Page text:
June 17, 2022 — During the height of the COVID-19 pandemic, public servants across the country stepped up and went above and beyond to protect their communities. Some municipalities, hospitals, and businesses honored that work with hazard pay or bonuses.
In Albany County, there are workers deserving of that recognition who have not received any.
PEF members at Albany County Probation worked on the frontlines throughout the pandemic, providing vital community supervision and volunteering to provide security and logistics at Department of Health COVID testing sites and during quarantine house visits.
During the height of the pandemic, many went above and beyond for their community, dipping into their own wallets to assist quarantined residents who couldn’t get out for pet food or other supplies. Others kept serving their probation clients.
More than two years later, Albany County Probation is in contract negotiations and with inflation at near historic highs, offering 2 percent across the board wage increases – largely the same as the previous five-year contract — is a slap in the face to these essential workers.
“Albany County Probation PEF Local 502 are asking for a fair contract,” said Council Leader Tricia LaDuke. “Two percent is not fair given the soaring gas prices, inflation and cost of living. Two percent barely pays for the increase in health insurance premiums and members who have reached the maximum step within our contract are seeing their paychecks get smaller. Additionally, we are not in line with other comparable counties, yet we deal with some of the most dangerous communities. PEF Local 502 unequivocally stands in solidarity for a fair contract.”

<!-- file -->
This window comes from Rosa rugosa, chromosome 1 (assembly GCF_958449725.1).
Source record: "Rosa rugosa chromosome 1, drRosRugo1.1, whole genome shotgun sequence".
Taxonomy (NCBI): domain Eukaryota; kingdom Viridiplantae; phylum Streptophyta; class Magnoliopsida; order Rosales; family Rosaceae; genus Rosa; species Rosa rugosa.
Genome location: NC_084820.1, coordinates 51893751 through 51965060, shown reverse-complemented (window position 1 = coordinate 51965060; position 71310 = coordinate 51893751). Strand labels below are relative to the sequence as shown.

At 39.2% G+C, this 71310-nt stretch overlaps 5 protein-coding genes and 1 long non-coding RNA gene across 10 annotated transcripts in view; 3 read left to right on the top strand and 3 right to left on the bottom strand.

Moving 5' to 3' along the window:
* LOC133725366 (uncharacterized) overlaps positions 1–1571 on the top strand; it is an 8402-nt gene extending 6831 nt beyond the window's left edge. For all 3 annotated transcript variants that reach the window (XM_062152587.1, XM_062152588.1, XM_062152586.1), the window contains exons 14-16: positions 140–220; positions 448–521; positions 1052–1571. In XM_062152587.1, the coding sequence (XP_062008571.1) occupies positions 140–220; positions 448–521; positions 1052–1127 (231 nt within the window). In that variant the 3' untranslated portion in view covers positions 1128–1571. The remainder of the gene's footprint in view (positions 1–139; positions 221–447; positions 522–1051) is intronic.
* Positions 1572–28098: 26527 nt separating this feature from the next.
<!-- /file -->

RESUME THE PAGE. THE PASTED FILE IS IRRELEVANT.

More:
PEF President Wayne Spence echoed the sentiments.
“Two percent does not come close to keeping pace with inflation, and it certainly won’t increase salaries enough so that probation officers can afford to pay today’s astronomical gas prices,” said PEF President Wayne Spence, a long-time New York state parole officer. “If the county doesn’t agree to pay a fair wage, these skilled and experienced officers will seek employment elsewhere, leaving all of us less safe in our community.”
“Keeping the community safe from crime is an essential service,” he said. “The employees of Albany County Probation are essential workers. They deserve to be treated with the same respect as their fellow frontline workers. Albany County should do right by them in their next contract.”